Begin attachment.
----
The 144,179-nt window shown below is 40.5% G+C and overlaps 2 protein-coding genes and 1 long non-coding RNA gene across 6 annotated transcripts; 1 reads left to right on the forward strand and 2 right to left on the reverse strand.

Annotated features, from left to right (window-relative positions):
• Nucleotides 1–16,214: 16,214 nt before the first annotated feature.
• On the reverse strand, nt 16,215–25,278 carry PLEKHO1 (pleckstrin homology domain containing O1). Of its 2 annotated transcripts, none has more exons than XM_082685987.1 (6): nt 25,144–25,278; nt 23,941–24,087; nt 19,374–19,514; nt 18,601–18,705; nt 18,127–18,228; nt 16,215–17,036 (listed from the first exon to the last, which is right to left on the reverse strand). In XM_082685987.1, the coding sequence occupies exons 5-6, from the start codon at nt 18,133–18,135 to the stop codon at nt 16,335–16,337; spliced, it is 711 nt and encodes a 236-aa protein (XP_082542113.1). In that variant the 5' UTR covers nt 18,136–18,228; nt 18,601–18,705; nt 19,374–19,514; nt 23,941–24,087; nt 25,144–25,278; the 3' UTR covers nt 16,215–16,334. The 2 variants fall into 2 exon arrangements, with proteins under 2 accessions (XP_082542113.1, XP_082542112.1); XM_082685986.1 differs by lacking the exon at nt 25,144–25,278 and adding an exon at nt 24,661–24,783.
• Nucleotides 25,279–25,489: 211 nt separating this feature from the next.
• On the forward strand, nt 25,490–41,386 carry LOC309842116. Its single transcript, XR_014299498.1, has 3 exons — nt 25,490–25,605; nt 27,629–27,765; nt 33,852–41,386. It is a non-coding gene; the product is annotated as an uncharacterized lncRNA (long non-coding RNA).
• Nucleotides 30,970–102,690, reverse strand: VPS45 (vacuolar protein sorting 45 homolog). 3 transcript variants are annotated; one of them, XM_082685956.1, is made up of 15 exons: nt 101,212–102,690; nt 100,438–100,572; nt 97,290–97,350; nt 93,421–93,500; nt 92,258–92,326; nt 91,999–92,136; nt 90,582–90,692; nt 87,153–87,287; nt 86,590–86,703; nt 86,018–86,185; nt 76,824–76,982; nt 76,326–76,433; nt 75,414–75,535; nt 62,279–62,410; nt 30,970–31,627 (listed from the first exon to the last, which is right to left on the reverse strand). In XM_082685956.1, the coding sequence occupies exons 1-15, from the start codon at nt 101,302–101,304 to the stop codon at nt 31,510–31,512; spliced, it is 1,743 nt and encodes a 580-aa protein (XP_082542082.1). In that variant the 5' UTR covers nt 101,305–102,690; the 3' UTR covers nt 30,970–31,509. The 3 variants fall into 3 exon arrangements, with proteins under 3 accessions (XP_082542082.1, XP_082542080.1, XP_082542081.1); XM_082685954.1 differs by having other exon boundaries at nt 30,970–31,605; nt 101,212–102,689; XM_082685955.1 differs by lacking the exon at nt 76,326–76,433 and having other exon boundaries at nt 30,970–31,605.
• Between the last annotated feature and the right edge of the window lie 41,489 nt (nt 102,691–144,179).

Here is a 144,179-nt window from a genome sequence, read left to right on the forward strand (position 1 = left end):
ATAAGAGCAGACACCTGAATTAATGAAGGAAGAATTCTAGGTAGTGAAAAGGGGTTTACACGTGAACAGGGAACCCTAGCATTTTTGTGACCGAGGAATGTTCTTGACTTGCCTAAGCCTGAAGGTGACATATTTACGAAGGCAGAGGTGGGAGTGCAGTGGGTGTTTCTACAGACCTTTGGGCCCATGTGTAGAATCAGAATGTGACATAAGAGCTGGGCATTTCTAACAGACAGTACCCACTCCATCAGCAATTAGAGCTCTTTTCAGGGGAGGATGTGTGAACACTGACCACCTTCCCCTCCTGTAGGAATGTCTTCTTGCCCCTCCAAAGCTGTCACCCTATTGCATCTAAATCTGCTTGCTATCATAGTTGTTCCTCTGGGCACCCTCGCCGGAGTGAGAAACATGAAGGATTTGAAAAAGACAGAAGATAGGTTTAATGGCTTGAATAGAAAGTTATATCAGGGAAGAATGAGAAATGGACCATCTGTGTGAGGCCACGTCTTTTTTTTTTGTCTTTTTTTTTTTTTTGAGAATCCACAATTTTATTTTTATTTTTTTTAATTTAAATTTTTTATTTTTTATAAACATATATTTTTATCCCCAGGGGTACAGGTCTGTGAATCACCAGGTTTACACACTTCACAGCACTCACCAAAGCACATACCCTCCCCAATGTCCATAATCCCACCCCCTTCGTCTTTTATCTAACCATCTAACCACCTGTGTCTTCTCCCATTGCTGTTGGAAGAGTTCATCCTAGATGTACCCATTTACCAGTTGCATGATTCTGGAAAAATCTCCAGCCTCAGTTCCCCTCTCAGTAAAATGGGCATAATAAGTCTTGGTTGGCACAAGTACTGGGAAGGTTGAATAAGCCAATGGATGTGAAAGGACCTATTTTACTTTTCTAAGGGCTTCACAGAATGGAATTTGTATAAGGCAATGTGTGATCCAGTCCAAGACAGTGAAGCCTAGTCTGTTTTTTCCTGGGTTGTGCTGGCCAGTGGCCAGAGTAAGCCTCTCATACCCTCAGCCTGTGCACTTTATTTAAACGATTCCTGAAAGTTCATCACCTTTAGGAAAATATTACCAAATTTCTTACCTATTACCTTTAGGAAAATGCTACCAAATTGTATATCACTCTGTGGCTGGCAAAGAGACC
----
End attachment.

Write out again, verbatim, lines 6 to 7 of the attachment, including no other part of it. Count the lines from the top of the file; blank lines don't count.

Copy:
• On the forward strand, nt 25,490–41,386 carry LOC309842116. Its single transcript, XR_014299498.1, has 3 exons — nt 25,490–25,605; nt 27,629–27,765; nt 33,852–41,386. It is a non-coding gene; the product is annotated as an uncharacterized lncRNA (long non-coding RNA).
• Nucleotides 30,970–102,690, reverse strand: VPS45 (vacuolar protein sorting 45 homolog). 3 transcript variants are annotated; one of them, XM_082685956.1, is made up of 15 exons: nt 101,212–102,690; nt 100,438–100,572; nt 97,290–97,350; nt 93,421–93,500; nt 92,258–92,326; nt 91,999–92,136; nt 90,582–90,692; nt 87,153–87,287; nt 86,590–86,703; nt 86,018–86,185; nt 76,824–76,982; nt 76,326–76,433; nt 75,414–75,535; nt 62,279–62,410; nt 30,970–31,627 (listed from the first exon to the last, which is right to left on the reverse strand). In XM_082685956.1, the coding sequence occupies exons 1-15, from the start codon at nt 101,302–101,304 to the stop codon at nt 31,510–31,512; spliced, it is 1,743 nt and encodes a 580-aa protein (XP_082542082.1). In that variant the 5' UTR covers nt 101,305–102,690; the 3' UTR covers nt 30,970–31,509. The 3 variants fall into 3 exon arrangements, with proteins under 3 accessions (XP_082542082.1, XP_082542080.1, XP_082542081.1); XM_082685954.1 differs by having other exon boundaries at nt 30,970–31,605; nt 101,212–102,689; XM_082685955.1 differs by lacking the exon at nt 76,326–76,433 and having other exon boundaries at nt 30,970–31,605.